For affirmance -- Acting Chief Justice Jacobs, Justices Hall, Sullivan and Pashman and Judges Conford and Collester. For reversal -- None. The opinion of the Court was delivered by Hall, J.
[64 NJ Page 204] This public assistance case arose as the result of a reduction in the monthly amount paid by the Mercer
County Welfare Board for the subsistence of respondent and her child under the Aid to Families with Dependent Children program (ADC), a program authorized and partly financed by the federal government. 42 U.S.C.A. § 601 et seq.; N.J.S.A. 44:10-1 et seq.; see Motyka v. McCorkle, 58 N.J. 165, 168-169 (1971). The reduction came about because of the entry into the household, previously consisting only of the two recipients, of a third person not eligible for such assistance.
The reduced amount was mandated by the regulations of the state Division of Public Welfare (Division) which specify, in a tabular schedule of dollar amounts, a lower per capita standard of need for eligible members of a household when that household consists of both eligible and non-eligible persons, either at the time of initial eligibility or by reason of later changes in the household makeup, than when it is comprised only of eligible persons, N.J.A.C. 10:82-2.3, Schedule I; Division Financial Assistance Manual § 115.*fn1 In New Jersey where benefits are paid to the full extent of the appropriate standard of need figure, that figure, less any income and resources actually available to the eligible recipients, determines the amount of the assistance, which is paid in the form of a flat grant.
In this case, when the household was composed only of respondent and her child, the monthly payment for each of the two eligibles according to the schedule was $107, or a total of $214; after the household was enlarged to three by the addition of the non-eligible person, the schedule called for a reduction of the per capita payment for the mother and
child to $94, or a total of $188.*fn2 Respondent asserted that she had no income and received no financial contribution from the third person. This was not controverted, so we consider it established that the third person neither paid his own share of the household expenses nor contributed anything to those of respondent and her child.
On administrative review, the Director of the Division upheld the reduction of assistance on the thesis that the schedule applies without regard to the financial circumstances of the non-eligible member of the household and whether or not he contributed to the support of the eligible recipients. On appeal to the Appellate Division, respondent challenged the validity of the reduced assistance called for by the schedule as applied to her as being violative of the federal enabling legislation, i.e., the Social Security Act and the regulations of the Department of Health, Education and Welfare (HEW) promulgated thereunder, as well as violative of the equal protection and due process clauses of the federal constitution. That tribunal reversed the agency decision and restored the monthly assistance to the original amount, holding that the schedule, "as applied to the facts of this case," is inconsistent with the Social Security Act and the federal regulations. 124 N.J. Super. 139 (1973). We granted appellant's petition for certification. 63 N.J. 554 (1973).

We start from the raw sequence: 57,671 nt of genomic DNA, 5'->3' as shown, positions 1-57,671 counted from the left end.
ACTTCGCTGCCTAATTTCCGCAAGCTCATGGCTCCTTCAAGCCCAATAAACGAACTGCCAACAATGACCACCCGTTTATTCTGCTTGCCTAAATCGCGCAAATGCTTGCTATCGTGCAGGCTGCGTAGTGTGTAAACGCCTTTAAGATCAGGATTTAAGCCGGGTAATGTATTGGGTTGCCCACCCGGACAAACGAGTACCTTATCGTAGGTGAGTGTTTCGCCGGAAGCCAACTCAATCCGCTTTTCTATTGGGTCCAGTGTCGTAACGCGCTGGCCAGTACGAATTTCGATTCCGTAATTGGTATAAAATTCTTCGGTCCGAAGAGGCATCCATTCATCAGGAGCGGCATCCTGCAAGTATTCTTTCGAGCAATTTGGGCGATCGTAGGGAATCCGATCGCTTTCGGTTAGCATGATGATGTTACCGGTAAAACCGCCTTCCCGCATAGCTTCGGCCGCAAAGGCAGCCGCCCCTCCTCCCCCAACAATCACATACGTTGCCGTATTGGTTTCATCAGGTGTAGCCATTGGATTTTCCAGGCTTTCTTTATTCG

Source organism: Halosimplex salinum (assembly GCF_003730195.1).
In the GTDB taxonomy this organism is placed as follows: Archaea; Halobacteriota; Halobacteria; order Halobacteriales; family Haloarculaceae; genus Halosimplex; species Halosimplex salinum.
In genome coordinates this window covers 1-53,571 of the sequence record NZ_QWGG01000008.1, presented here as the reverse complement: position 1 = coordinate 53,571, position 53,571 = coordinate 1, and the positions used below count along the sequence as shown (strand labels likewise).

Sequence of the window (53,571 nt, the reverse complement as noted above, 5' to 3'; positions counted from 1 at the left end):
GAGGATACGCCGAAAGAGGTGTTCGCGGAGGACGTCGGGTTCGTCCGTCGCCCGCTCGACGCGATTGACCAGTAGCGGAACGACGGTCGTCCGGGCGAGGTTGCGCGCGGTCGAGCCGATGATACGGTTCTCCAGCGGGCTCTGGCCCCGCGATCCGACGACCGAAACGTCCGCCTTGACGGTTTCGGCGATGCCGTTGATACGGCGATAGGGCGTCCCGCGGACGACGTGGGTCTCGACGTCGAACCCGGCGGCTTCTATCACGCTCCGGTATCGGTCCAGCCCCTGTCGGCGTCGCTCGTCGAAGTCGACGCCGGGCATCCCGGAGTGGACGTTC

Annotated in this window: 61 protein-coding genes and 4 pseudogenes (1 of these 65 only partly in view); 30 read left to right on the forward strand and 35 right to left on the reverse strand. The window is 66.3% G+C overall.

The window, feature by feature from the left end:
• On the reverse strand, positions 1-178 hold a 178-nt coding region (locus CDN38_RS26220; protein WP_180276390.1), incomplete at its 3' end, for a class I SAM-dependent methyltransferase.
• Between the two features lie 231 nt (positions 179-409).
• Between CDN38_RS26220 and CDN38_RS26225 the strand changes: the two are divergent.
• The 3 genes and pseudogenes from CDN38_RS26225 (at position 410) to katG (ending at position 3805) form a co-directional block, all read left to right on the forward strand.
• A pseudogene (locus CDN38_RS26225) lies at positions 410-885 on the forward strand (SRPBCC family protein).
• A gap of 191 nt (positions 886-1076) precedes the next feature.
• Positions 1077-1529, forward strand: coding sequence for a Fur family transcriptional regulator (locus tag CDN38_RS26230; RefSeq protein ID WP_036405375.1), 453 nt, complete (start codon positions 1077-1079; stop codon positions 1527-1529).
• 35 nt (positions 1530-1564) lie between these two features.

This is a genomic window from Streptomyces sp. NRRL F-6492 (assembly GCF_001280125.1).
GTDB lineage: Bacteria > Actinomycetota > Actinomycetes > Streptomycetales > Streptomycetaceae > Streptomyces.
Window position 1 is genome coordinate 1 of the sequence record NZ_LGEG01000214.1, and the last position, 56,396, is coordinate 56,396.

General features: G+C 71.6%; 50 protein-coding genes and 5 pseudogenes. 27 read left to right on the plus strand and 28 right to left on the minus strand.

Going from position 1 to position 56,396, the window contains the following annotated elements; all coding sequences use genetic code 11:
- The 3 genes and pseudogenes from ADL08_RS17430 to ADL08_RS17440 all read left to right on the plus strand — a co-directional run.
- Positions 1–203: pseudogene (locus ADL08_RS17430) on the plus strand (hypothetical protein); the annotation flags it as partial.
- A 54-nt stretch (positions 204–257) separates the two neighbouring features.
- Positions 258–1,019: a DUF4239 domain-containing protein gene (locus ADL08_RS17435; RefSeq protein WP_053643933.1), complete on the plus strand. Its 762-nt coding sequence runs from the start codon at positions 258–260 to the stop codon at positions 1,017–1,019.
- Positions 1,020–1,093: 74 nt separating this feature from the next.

While we agree with the conclusion reached by the Appellate Division, we think its holding should be clarified in view of the broad importance of the underlying issue involved.
Although state participation in a federally supported categorical assistance program, such as ADC, is voluntary, a state choosing to participate must comply with the terms of the federal legislation and regulations promulgated by HEW and must secure HEW approval of its plan for implementation
of the program. A state plan must "[s]pecify a statewide standard, expressed in money amounts, to be used in determining (a) the need of applicants and recipients and (b) the amount of the assistance payment." 45 CFR 233.20(a)(2). The standard of need is a per capita money amount considered by the state to be sufficient to finance the purchase of those goods and services -- food, clothing, shelter and the like -- which are essential for minimal physical health and safety. It is used to measure who is eligible for benefits and in New Jersey, as we have said, also represents the benefits paid. While states are free to fix their own standards of need and their own level of benefits, the federal regulations require that state plans must provide "that the determination of need and amount of assistance for all applicants and recipients will be made on an objective and equitable basis * * *," 45 CFR 233.20(a)(1). While a state shall "take into consideration any other income or resources of any child or relative claiming aid * * *," 42 U.S.C.A. § 602(a)(7), "in establishing financial eligibility and the amount of the assistance payment: * * * (c) only such net income as is actually available [to the recipient] for current use on a regular basis will be considered, and only currently available resources will be considered * * *," 45 CFR 233.20(a)(3)(ii). See generally King v. Smith, 392 U.S. 309, 88 S. Ct. 2128, 20 L. Ed. 2 d 1118 (1968); Rosado v. Wyman, 397 U.S. 397, 90 S. Ct. 1207, 25 L. Ed. 2 d 442 (1970); Dandridge v. Williams, 397 U.S. 471, 90 S. Ct. 1153, 25 L. Ed. 2 d 491 (1970); Lewis v. Martin, 397 U.S. 552, 90 S. Ct. 1282, 25 L. Ed. 2 d 561 (1970); Jefferson v. Hackney, 406 U.S. 535, 92 S. Ct. 1724, 32 L. Ed. 2 d 285 (1972); Motyka v. McCorkle, supra (58 N.J. 165).
The state's theory to support the lower per capita standard of need and benefits prescribed in the schedule when the household is composed of eligible and non-eligible individuals rather than entirely of eligibles is that some so-called "economies of scale" come about merely by reason of the ...